ERIC Identifier: ED321971
Publication Date: 1988-00-00
Author: Kasten, Margaret - Howe, Robert W.
Source: ERIC Clearinghouse for Science Mathematics and Environmental
Education Columbus OH.
Students at Risk in Mathematics: Implications for Elementary
Schools. ERIC/SMEAC Mathematics Education Digest No. 2.
Two groups of students in schools are learning substantially less mathematics
than they should. They are entering the work-force unable to use mathematics
effectively, and probably account for a significant amount of the reason
national assessment scores in mathematics do not show much improvement.
The first group consists of the "typical or usual" potential school
dropout and underachiever. The second group of students, the group we term
"nominal mathematics students," stay in high school and may even go on
to college, but their mathematics education is not adequate to allow them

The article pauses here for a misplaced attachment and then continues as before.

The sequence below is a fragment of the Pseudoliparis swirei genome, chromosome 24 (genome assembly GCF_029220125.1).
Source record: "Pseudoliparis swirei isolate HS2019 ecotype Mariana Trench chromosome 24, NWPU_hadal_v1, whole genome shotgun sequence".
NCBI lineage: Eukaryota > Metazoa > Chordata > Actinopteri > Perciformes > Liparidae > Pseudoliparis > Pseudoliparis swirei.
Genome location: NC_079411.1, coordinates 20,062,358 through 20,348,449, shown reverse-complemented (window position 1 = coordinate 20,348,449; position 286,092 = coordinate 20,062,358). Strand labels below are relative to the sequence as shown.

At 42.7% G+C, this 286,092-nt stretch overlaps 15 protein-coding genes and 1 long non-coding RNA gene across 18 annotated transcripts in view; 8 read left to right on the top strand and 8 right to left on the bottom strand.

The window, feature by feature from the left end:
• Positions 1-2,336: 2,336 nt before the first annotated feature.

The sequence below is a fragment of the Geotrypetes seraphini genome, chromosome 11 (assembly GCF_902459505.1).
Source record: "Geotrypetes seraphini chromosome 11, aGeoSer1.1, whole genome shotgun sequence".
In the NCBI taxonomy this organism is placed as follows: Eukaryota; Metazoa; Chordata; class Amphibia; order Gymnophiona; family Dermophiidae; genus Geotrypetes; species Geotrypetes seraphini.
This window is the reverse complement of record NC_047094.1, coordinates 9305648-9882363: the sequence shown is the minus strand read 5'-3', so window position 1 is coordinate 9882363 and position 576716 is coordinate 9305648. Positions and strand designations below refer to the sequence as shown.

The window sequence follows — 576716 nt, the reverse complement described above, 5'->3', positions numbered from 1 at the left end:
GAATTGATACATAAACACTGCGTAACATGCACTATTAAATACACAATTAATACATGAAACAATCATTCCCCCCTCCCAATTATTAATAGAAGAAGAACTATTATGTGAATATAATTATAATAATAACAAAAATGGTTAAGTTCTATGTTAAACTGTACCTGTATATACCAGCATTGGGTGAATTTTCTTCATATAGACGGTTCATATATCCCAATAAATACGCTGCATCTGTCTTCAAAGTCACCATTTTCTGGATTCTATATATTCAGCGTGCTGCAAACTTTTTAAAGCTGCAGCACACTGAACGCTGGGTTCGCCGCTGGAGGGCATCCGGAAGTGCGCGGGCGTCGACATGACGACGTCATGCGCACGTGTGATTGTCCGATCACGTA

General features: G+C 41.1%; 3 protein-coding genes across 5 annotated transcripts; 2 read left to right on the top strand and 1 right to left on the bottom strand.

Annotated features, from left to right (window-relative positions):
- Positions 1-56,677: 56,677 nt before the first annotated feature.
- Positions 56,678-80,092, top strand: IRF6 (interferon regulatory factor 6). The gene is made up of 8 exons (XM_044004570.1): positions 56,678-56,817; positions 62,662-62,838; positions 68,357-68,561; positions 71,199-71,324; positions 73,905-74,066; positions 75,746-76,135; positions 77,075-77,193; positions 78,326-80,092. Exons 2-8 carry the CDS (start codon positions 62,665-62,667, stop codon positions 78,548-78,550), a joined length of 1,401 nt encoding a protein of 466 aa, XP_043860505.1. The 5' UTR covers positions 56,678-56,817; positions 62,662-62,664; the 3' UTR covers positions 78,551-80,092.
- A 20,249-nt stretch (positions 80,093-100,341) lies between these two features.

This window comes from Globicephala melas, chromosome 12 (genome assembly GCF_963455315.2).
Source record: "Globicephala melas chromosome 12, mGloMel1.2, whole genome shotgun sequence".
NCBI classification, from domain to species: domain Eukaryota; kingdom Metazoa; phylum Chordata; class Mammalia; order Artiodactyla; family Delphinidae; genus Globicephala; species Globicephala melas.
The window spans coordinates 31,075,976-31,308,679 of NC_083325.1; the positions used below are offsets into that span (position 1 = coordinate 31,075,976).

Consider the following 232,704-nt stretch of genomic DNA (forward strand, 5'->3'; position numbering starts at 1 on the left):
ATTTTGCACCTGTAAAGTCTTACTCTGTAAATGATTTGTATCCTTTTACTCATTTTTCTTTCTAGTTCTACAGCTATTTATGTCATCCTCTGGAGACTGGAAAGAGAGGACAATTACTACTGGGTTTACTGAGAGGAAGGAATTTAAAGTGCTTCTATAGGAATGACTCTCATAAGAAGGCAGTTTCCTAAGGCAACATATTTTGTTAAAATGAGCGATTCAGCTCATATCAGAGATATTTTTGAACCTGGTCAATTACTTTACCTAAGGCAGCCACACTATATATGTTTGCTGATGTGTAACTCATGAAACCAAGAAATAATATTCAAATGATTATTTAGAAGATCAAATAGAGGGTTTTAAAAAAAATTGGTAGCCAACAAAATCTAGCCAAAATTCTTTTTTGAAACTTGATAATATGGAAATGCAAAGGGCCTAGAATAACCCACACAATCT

maximum educational and life choices. Both of these groups, the potential
dropout and the nominal mathematics student, are at risk of not developing
adequate mathematical knowledge and skills and contributing less than what
they might to their own lives and to society.
What can the elementary school staff do to address the problems of these
at-risk students? This digest and the publication on which it is based
were developed to help schools and teachers know some of the problems the
students have, what the elementary school staff can do, and what elementary
classroom teachers can do. Most of the recommended actions will help not
only these students, but also others.
WHO ARE THE POTENTIAL DROPOUTS?
Data have been accumulated and analyzed on the numbers and characteristics
of potential dropouts. Recent data indicate over 20 percent of the students
who enroll in American schools become part of this group. In many urban
and rural areas the percentage of students who dropout is much higher.
It is estimated that two-thirds of these students are from families
at the poverty level. They frequently differ from their more successful
peers in development of self-esteem, task performance, school achievement,
and career and cultural aspirations. They often develop behavior patterns